Last year Hip-Hop made headlines as it became the primary dominant music genre in America. Now, for anyone like me who has been a Hip-Hop die-hard since the early 90s, it’s always seemed like the dominant genre.
But now it’s officially outpaced “pop” as the primary genre of music consumption in the United States.
Everyone’s rappin’ now…
But rap has changed over the last 3 decades and beyond. And if you’re not keeping up with current sound trends, it’s going to be tough to break through.
That’s not to say you should be trying to chase fads – you should always bring your own style, voice and personality to anything you do musically.
But make sure you don’t sound dated with your cadence, flow and lyrics.
Related Guide: Learn How to Make Your Own Beats!
Hip Hop Songwriting Back In The Day
It was all about BARS. You had to be witty and clever to be a rapper back in the day. You couldn’t get by on rhyming random shit together.
There was a huge focus on lyrical skill and putting together words and concepts in unique and interesting ways. It was more about the message than the vibe.
There was some use of melody, esp
ecially for the hook and to accent certain parts of a verse.
But again, the majority of the song was about the lyrics. Flow was obviously important as well, you couldn’t be off beat.
But lyrics were king.
Rap Songwriting Today
Arguably, lyrics are less important today.
Sure, subject matter is still important, but there’s less of an emphasis placed on clever word play. It’s more about the vibe, the flow and… the all important melody.
At the beginning of this post I mentioned Hip-Hop was the dominant genre. I think that’s been helped by the fact that melody has become more and more prevalent and important in Rap and Hip-Hop music over the last several years.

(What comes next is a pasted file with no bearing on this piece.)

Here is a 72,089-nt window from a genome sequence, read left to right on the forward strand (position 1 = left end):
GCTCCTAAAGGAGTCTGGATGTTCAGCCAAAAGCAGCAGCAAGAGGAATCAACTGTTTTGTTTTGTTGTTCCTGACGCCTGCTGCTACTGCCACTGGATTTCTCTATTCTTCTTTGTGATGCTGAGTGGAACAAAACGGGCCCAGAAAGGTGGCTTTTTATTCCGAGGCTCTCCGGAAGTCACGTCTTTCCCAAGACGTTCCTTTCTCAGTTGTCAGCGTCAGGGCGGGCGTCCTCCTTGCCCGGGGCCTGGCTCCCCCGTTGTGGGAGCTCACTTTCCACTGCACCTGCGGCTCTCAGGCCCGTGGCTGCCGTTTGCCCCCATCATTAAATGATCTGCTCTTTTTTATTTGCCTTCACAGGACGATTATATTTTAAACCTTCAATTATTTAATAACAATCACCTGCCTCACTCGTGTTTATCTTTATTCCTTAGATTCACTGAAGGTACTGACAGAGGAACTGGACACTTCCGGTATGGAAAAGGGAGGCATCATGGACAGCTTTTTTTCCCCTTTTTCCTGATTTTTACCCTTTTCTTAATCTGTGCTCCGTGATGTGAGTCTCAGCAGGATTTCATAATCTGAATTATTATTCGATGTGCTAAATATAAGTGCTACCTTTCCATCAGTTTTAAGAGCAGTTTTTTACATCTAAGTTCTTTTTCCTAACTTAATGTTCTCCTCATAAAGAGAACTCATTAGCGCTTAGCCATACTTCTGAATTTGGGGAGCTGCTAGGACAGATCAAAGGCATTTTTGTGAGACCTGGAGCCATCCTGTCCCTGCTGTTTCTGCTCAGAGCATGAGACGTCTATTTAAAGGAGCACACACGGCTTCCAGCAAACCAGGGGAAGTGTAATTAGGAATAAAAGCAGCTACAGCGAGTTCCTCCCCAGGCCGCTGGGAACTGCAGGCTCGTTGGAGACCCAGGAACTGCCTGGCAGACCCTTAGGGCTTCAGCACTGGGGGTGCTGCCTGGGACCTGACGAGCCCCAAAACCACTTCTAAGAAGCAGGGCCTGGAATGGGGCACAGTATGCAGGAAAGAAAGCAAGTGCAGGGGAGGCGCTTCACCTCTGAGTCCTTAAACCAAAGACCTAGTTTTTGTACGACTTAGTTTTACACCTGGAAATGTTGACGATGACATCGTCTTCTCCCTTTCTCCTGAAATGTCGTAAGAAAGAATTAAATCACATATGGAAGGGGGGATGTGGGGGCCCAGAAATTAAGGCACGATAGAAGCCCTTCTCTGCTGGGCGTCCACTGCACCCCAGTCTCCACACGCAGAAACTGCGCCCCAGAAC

And melody has always been a big factor in popular music. So it makes sense that a more melodic Hip-Hop would easily overtake traditional Pop.
Nowadays, a catchy melody in the VERSE (not only the chorus) is almost essential to a hit song.
How to Write a Rap in 2018
It honestly depends on what lane you’re in.
Traditional Rap Lyrics
There’s still a huge market for lyricism. Just ask emcees like Royce Da 5’9″, Tech 9ine, Joey Bada$$, Kendrick Lamar or J. Cole. Lyrics are still hugely important to them.
But even Kendrick and Cole toy around with melodic ideas in their music.
So if you’re trying to make music like the above mentioned lyricists, then keep paying extra attention to your wordplay, metaphors, punchlines and flows.
Play around with melody where you can, but don’t sacrifice the lyrics for the sake of the melody. Focus on the message and how you spit it.
Modern Rap Lyrics
If you’re trying to make music like some of the newer cats like XXXTentacion, Drake, Tory Lanez, Travis Scott and others then you better learn how to write solid melodies.
Remember, lyrics are still important. The newer artists just mentioned still have solid lyric writing ability. But they incorporate melody a lot more into their verses.
Another big part of modern rap verses are the adlibs – the random sounds and shouts that happen in between lyrics. These play a huge role in setting the vibe of the track.
Keep your lyrics sparse and spaced out and pay attention to how you can fill up the empty space between these lyrics with some dope sounding adlibs.
Writing Your Rap Verse
For the absolute beginners out there looking for hip hop verse writing tips, here’s a quick rundown of a rap songwriting process.
1. Find a Beat
Most rappers nowadays find a beat online that they vibe with and start writing their lyrics to the track. Some definitely still write without a beat, but if you’re starting out it’ll be easier to catch the pocket with your flow if you write to a track.
2. Choose a Topic to Write About
One thing I’ll tell you is this – you have to live life to be inspired.
And you should take inspiration from the world around you. and just write about the things you learn, see, experience and observe.